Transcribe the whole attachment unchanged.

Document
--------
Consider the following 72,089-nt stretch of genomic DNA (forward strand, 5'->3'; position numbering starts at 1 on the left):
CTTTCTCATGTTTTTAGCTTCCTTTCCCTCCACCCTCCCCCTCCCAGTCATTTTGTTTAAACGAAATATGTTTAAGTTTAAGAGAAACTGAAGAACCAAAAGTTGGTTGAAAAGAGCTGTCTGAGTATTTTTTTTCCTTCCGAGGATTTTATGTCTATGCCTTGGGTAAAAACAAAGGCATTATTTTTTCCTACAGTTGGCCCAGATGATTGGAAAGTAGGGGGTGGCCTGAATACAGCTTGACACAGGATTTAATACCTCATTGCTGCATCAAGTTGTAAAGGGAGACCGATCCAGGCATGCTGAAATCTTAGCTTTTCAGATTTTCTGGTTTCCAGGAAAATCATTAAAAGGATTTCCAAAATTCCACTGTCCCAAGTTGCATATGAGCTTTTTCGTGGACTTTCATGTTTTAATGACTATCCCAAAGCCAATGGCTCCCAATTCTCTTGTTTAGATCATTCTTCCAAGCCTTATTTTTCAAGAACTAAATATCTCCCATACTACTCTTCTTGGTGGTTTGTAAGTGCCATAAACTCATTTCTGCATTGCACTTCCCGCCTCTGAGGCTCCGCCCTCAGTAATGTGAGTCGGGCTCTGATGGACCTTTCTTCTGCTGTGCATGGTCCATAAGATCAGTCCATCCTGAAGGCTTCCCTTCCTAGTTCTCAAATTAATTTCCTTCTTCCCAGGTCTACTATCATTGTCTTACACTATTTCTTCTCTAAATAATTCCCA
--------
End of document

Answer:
Consider the following 72,089-nt stretch of genomic DNA (forward strand, 5'->3'; position numbering starts at 1 on the left):
CTTTCTCATGTTTTTAGCTTCCTTTCCCTCCACCCTCCCCCTCCCAGTCATTTTGTTTAAACGAAATATGTTTAAGTTTAAGAGAAACTGAAGAACCAAAAGTTGGTTGAAAAGAGCTGTCTGAGTATTTTTTTTCCTTCCGAGGATTTTATGTCTATGCCTTGGGTAAAAACAAAGGCATTATTTTTTCCTACAGTTGGCCCAGATGATTGGAAAGTAGGGGGTGGCCTGAATACAGCTTGACACAGGATTTAATACCTCATTGCTGCATCAAGTTGTAAAGGGAGACCGATCCAGGCATGCTGAAATCTTAGCTTTTCAGATTTTCTGGTTTCCAGGAAAATCATTAAAAGGATTTCCAAAATTCCACTGTCCCAAGTTGCATATGAGCTTTTTCGTGGACTTTCATGTTTTAATGACTATCCCAAAGCCAATGGCTCCCAATTCTCTTGTTTAGATCATTCTTCCAAGCCTTATTTTTCAAGAACTAAATATCTCCCATACTACTCTTCTTGGTGGTTTGTAAGTGCCATAAACTCATTTCTGCATTGCACTTCCCGCCTCTGAGGCTCCGCCCTCAGTAATGTGAGTCGGGCTCTGATGGACCTTTCTTCTGCTGTGCATGGTCCATAAGATCAGTCCATCCTGAAGGCTTCCCTTCCTAGTTCTCAAATTAATTTCCTTCTTCCCAGGTCTACTATCATTGTCTTACACTATTTCTTCTCTAAATAATTCCCA